Graham Williams tagged along when his friend, Colin, booked a dangerous game hunt for banteng and buffalo and a chain of events producing unintended consequences began. His first shots stopped a wounded banteng at eight yards that was charging Colin. “The bull almost cartwheeled over and the dust, the nerves, excitement and adrenaline I still recall today,” said Williams. “I was now hooked on big game hunting and big rifles.”
It was a defining event. He was captivated by the lifestyle and the challenge of the hunt motivated him to begin a career as a professional guide. In 1997, Williams established his own business, Outback Expeditions, which soon became Australian Buffalo Hunters. Commenting on his career choice, Williams says, “From day one, guiding International hunters for ethical and true wilderness big game hunts has been extremely rewarding, and provided great personal job satisfaction.”
Asiatic water buffalo is Williams’ specialty. For 21 years his team has operated in the vast wild country of Aboriginal-owned Arnhem Land in the Northern Territory. The old buffalo bulls weigh between 1,700 and 2,200 pounds, are very thick skinned, tough and sometimes get nasty.
“Every hunt is different,” explains Williams, “and we must not get complacent. A friend was smashed up last year in a charge by an unwounded and unprovoked buffalo. Luckily the client shot the buffalo off him. Glenn’s only point-blank shot missed the brain, so an important part of my guides’ training is practicing under many hunting and charge scenarios. Our rifles, ammunition, familiarity, aim and trigger control must be perfect.”
Williams explains his philosophy about being a PH is “not just a guide going to work.” It is his life and his passion — dangerous game, big rifles and exploring. “I have guided on over 450 buffalo hunts, and love the excitement of getting up close on buffalo, learning the animals and every hunt is different,” he explains. “The remoteness is great. Sorry no telephone or emails, just focusing on the hunt and the wilds. I love the old-style safari camps, canvas and timber, the dust, the heat, the bush, the tall grass, the exhaustion, the evening meal cooking, nice red wines, a selection of smooth whiskeys, laughter in camp and the associated campfire stories.”
When afield, Williams has several rifle favorites. “What rifle do I carry?” he asks rhetorically. “Tricky question as I love owning a few bolt rifles. I occasionally swap between a London Guns Melbourne .500 Jeffery, a custom CZ in .435PH Express, a Rigby Big Game in .416 and a Hyem .404 Jeffery. All favorites and the last three under 10 pounds. The .500 Jeffery is always a favorite if I’m heading into thicker bush with clients using doubles. One of my first ever back up shots at a wounded buffalo was at 250 yards in heavy bush. The .416 Rigby Woodleigh FMJ solid dropped the bull at full speed in a cloud of dust, with a rear raking shot that went from left rump to brain, eight feet of penetration. That’s why many African hunters chose the .404 or .416 because of their penetration and longer ranging ability if required. I also carry a compact .44 Mag. with solids, a stunning Brown engraved Ruger, just in case my rifle was to jam or I am getting smashed.”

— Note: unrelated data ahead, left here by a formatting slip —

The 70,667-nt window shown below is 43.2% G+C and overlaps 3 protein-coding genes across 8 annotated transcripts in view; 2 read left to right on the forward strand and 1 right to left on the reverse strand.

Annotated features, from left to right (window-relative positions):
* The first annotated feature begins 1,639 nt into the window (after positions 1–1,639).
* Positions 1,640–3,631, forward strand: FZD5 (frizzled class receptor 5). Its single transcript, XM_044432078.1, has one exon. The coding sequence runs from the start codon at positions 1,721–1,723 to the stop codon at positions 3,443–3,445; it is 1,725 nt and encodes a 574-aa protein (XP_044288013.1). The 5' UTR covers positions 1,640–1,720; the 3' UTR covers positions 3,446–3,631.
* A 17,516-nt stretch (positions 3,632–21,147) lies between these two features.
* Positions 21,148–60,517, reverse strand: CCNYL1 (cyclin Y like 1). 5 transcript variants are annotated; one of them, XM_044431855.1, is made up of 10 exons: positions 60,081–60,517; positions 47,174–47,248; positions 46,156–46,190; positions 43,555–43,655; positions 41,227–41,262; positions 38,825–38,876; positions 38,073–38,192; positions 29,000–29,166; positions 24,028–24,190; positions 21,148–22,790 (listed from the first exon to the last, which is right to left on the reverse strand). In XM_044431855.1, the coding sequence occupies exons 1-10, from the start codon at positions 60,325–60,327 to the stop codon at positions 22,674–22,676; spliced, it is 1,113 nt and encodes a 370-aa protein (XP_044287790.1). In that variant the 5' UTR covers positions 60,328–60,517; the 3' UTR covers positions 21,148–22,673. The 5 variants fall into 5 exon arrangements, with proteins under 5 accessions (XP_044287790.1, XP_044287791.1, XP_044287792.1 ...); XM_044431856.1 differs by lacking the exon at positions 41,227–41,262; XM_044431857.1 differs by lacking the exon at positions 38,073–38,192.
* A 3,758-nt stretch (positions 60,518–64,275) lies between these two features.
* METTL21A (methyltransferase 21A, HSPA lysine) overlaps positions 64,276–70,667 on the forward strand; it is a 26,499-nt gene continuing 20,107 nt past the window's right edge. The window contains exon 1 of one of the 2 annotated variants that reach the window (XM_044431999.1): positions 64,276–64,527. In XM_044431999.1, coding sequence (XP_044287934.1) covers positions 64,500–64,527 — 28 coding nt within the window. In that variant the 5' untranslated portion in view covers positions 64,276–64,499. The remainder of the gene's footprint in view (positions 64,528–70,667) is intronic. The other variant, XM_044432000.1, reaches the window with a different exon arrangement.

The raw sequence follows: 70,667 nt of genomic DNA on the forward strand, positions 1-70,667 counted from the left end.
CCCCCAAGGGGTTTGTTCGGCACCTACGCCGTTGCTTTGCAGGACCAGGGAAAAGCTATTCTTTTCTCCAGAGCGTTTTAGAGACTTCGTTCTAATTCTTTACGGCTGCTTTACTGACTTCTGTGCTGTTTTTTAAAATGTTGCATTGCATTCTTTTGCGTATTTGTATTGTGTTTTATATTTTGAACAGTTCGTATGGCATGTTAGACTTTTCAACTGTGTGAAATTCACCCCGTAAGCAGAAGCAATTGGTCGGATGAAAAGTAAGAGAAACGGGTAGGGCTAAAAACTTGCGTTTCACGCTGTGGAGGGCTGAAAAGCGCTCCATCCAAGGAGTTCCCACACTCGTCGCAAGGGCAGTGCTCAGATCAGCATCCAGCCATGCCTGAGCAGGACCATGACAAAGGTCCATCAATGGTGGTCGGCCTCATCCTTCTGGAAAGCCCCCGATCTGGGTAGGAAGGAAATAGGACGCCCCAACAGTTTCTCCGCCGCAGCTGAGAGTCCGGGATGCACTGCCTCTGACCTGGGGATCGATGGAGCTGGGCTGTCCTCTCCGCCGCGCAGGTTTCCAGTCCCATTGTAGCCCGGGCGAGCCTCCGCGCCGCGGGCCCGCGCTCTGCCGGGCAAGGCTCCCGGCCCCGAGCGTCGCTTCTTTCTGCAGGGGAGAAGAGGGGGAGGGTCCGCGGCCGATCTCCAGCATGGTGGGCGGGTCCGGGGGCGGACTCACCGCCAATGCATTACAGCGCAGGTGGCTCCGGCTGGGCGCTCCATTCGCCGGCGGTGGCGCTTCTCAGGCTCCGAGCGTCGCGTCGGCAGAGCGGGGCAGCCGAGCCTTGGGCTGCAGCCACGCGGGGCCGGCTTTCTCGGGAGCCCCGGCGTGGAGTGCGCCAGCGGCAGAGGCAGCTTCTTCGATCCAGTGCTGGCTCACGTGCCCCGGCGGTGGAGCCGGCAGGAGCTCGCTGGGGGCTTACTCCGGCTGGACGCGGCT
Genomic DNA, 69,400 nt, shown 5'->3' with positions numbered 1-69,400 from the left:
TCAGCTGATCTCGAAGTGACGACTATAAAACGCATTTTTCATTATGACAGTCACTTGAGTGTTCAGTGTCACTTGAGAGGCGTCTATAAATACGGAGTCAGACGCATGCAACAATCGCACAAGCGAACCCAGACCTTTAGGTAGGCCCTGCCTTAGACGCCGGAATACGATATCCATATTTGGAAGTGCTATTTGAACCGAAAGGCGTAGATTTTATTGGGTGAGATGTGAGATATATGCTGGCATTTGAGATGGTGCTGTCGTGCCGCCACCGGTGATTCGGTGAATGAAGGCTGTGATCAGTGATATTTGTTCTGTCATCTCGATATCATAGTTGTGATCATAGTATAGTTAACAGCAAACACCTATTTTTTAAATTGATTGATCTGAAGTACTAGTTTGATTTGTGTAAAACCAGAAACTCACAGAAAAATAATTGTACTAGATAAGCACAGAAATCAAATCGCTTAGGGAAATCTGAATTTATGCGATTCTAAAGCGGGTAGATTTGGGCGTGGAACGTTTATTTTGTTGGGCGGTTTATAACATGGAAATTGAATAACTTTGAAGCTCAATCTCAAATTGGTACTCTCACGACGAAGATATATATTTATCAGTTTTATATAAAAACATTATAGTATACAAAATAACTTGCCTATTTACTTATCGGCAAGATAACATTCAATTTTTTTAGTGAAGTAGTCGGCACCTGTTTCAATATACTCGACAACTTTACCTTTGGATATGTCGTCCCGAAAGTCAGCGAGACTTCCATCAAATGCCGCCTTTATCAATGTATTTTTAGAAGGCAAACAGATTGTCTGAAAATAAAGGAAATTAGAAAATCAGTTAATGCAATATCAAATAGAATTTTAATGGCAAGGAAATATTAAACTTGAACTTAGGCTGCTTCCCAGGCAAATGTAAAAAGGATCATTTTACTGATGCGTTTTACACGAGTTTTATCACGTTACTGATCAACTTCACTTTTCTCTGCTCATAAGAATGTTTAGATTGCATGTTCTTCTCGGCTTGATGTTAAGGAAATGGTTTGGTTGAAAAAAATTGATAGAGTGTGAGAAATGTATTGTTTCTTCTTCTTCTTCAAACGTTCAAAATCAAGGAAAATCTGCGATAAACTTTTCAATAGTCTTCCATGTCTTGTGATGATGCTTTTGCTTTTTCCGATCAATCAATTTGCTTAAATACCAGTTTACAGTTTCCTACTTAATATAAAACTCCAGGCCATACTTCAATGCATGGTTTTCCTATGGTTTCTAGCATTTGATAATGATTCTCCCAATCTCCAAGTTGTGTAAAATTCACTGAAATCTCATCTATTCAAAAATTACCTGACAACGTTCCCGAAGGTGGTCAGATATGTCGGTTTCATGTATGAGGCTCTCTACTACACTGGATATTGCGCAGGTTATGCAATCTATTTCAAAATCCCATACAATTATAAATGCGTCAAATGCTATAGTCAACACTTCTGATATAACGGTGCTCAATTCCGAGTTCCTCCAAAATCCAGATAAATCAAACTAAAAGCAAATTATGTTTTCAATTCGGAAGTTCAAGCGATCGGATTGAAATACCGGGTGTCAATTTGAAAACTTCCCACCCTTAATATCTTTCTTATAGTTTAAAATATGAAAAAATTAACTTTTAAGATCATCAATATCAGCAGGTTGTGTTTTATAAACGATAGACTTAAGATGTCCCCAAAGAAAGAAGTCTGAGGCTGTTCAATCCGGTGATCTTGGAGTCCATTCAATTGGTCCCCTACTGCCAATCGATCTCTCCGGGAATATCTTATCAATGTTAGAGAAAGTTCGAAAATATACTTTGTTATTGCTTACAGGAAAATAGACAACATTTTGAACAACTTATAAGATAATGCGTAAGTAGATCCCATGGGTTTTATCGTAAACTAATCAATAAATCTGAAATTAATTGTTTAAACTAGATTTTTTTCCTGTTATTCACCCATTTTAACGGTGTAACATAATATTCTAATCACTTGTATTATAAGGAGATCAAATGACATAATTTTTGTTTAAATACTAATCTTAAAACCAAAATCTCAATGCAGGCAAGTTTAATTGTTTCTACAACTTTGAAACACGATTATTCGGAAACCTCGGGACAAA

Many years of guiding produce a variety of experiences. “Obviously stopping a bunch of charges, a buffalo cart wheeling over in front of you or skidding to a halt in a pile of dust is incredible,” recalls Williams. “Seeing each hunter’s excitement of a successful hunt is a reward. Meeting with new and old hunting friends and others in the industry at the shows is a pleasure. Having two eras of Rigby company owners hunt with us was great. Seeing junior hunters who accompanied their fathers years ago, come visit at a hunt show, now as strong young men and young ladies is rewarding. Plus having a great team of guides and best friends, who share my same ethics and dedication.”
Australian Buffalo Hunters only offers big game, but helps hunters book various river, ocean or harbor fishing trips in the Northern Territory before or after their hunts. Darwin is a great small city to visit, surrounded by water, with friendly people and great foods.
Before becoming a professional hunter, Williams helped start South West Hunting and Conservation, a local hunting branch educating new hunters. Now he works with an Aboriginal company — a group of traditional owners who decided to manage their own land and resources — that provides income for the Aboriginal people.
Poaching is a problem, not by locals for food, but by new shooters who suddenly appear and offer cheap hunts when they are not yet NT Police Company licensed and have no Police Guide licenses. Guides and clients trespassing with firearms in unauthorized areas, and clients hunting without the compulsory Police International Visitors Firearms License also create problems.
Williams, an SCI member for more than 30 years, gained Life Membership for his membership drive efforts. He recommends all outfitters, agents and guides become members of SCI and IPHA; organizations that he says have long term dedication to the hunting business and personal hunting recreation.
Williams summarizes his professional career saying, “I thank my wife, Kerry, for her understanding of my crazy job, and the many hunters who have travelled to Australia to hunt with me and my team. Over the years this has helped me travel and hunt in Africa, New Zealand, Mid Asia, United States and European Union. My work and passion, is only possible because of the travelling International hunter.”